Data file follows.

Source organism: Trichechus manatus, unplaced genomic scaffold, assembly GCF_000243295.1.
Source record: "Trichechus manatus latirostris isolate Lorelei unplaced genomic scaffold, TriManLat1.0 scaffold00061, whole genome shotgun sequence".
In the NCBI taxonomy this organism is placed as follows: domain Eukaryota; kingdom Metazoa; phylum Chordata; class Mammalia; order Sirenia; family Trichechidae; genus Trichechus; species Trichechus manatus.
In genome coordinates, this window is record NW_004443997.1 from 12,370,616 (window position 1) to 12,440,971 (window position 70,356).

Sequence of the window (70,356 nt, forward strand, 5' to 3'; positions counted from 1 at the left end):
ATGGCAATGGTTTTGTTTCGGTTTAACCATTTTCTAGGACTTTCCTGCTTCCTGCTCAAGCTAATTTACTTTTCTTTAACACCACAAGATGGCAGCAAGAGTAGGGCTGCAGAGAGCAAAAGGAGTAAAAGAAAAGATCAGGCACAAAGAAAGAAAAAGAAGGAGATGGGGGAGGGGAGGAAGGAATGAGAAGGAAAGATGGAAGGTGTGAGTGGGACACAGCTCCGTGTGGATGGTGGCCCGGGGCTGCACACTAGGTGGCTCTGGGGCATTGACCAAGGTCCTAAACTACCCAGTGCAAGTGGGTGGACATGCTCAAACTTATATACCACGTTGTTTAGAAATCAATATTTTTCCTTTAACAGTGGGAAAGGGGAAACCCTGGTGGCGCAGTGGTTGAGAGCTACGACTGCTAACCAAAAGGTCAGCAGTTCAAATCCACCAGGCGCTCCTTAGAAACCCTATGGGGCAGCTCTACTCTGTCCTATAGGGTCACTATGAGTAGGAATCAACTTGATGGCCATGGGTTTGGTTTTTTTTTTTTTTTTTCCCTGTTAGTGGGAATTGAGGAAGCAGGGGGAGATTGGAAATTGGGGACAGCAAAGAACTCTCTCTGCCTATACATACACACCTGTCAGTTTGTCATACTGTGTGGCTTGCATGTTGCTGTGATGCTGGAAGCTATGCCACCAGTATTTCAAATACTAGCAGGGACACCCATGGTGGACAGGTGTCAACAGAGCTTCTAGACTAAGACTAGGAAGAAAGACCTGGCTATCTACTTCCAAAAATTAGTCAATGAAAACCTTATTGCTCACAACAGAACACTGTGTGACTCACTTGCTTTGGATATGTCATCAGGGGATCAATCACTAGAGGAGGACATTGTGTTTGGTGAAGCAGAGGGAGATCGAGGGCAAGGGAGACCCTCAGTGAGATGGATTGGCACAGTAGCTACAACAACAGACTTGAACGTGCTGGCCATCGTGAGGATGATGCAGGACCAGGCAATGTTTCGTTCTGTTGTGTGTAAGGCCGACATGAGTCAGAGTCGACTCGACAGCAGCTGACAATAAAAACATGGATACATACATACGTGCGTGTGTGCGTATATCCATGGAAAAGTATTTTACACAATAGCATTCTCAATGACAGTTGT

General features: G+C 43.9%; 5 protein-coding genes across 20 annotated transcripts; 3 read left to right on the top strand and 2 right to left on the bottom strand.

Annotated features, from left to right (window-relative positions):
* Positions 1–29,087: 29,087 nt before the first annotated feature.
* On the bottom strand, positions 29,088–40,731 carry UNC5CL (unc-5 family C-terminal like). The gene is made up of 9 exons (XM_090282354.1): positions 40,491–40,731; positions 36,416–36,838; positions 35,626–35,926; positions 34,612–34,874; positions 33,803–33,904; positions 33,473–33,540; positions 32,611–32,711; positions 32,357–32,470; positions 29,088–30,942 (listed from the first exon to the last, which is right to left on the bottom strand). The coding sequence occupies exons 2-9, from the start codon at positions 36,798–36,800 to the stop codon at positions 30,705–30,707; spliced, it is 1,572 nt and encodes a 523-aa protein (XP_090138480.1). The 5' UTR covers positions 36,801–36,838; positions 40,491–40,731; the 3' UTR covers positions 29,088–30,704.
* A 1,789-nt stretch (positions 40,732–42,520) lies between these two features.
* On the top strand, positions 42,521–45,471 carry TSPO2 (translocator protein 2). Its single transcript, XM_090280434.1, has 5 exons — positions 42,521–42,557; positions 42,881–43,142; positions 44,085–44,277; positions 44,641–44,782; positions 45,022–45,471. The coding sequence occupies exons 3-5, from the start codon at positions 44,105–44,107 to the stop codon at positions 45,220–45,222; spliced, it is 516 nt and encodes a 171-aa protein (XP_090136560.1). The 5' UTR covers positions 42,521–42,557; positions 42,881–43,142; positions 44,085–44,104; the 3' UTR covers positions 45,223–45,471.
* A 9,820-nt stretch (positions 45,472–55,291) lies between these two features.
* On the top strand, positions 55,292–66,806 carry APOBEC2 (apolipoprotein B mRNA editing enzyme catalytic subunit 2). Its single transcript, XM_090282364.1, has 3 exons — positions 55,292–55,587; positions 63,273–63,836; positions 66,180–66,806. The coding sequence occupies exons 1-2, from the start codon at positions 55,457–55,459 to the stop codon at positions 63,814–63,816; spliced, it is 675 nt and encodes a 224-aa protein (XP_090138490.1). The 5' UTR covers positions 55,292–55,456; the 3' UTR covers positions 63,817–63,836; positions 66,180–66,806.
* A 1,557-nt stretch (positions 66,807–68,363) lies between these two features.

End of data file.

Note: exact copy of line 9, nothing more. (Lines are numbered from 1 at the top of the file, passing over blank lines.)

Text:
* Positions 1–29,087: 29,087 nt before the first annotated feature.